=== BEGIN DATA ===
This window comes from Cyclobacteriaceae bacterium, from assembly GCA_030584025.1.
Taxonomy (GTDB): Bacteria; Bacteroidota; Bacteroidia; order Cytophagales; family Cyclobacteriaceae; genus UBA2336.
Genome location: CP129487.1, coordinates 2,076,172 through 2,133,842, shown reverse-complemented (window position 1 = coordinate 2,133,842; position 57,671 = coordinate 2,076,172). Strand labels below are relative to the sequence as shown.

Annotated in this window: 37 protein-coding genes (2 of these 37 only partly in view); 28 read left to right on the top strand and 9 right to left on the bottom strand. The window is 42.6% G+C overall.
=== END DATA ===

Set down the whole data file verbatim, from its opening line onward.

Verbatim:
This window comes from Cyclobacteriaceae bacterium, from assembly GCA_030584025.1.
Taxonomy (GTDB): Bacteria; Bacteroidota; Bacteroidia; order Cytophagales; family Cyclobacteriaceae; genus UBA2336.
Genome location: CP129487.1, coordinates 2,076,172 through 2,133,842, shown reverse-complemented (window position 1 = coordinate 2,133,842; position 57,671 = coordinate 2,076,172). Strand labels below are relative to the sequence as shown.

Annotated in this window: 37 protein-coding genes (2 of these 37 only partly in view); 28 read left to right on the top strand and 9 right to left on the bottom strand. The window is 42.6% G+C overall.